Why Calorie Needs Can Vary Between Individuals

By Aadam | May 22, 2024

People waste an inordinate amount of time and mental energy worrying about how many calories someone else is eating compared to how much they’re eating.

Fit_bro99 posts about how he’s maintaining his weight while eating 3000 calories per day. And your sorry ass can’t even lose fat eating half that much.

You accidentally tell Susan from accounts how much you’re eating, and she responds with, WOW, THAT’S SO LOW and later forwards you an article on starvation mode (god bless your fucking soul, Susan).

And now you’re all kinds of confused. Instead of actually doing something, you spend your days going down rabbit holes and getting even more confused. In the words of the great philosopher DJ Khaled: Congratulations, you played yourself.

In reality, the number of calories you need to eat to lose fat (or gain muscle) will be different to someone else. Yes, even if that person seems fairly similar to you on paper.

Here are two reasons why.

1. Everyone burns different amounts of energy

On the surface, this seems fairly obvious. I mean, a 6’2” male who weighs 200 lbs will burn more calories than a 5’4 female who weighs 130 lbs.

This is true broadly speaking. However, people can burn drastically different amounts of calories at any given body weight.

The image below is taken from ​a 2021 study​ in which researchers examined the total daily energy expenditure (TDEE) of ~6,400 people worldwide. 1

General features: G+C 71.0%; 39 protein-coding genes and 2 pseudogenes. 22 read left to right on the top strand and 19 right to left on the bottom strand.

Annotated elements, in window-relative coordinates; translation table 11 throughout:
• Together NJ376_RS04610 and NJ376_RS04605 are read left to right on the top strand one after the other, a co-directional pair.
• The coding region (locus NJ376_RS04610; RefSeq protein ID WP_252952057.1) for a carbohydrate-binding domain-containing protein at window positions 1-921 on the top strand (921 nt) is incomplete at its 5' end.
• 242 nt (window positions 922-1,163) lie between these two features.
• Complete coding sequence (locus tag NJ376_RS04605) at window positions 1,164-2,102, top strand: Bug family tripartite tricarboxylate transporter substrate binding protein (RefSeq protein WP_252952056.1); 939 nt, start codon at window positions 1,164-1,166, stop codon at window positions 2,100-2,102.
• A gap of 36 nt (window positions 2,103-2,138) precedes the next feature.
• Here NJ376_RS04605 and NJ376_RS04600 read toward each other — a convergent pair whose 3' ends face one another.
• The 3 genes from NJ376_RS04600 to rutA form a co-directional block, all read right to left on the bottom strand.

As you would expect, the heavier the individual, the higher their energy expenditure. But even at the same weight, there’s substantial variability in TDEE. I currently weigh about 80 kg (170 lbs), and my TDEE is ~2500 kcals, which is around the average mark in the image above. But at the same weight, another male could be burning almost 6000 kcals. The same is true for females. If a female maintains her weight on 2000 kcals, she could lose a pound per week while eating 1500 kcals. Conversely, if another female maintains her weight on 1500 kcals, then she might need to eat 1100 kcals to lose a pound per week.

Quick aside: The ‘pound per week’ is totally arbitrary, and it’s not how I recommend setting the deficit. I’m just using it for the sake of simplicity.

As such, we can’t make blanket statements about how much someone should and shouldn’t eat without considering the individual’s context. For instance, the study referenced above noted–

There is considerable metabolic variation among individuals, with TEE and its components varying more than ± 20% even when controlling for fat free mass, fat mass, sex, and age.

Meaning two people could appear similar (based on height, weight, sex, and age), but their caloric needs could be vastly different.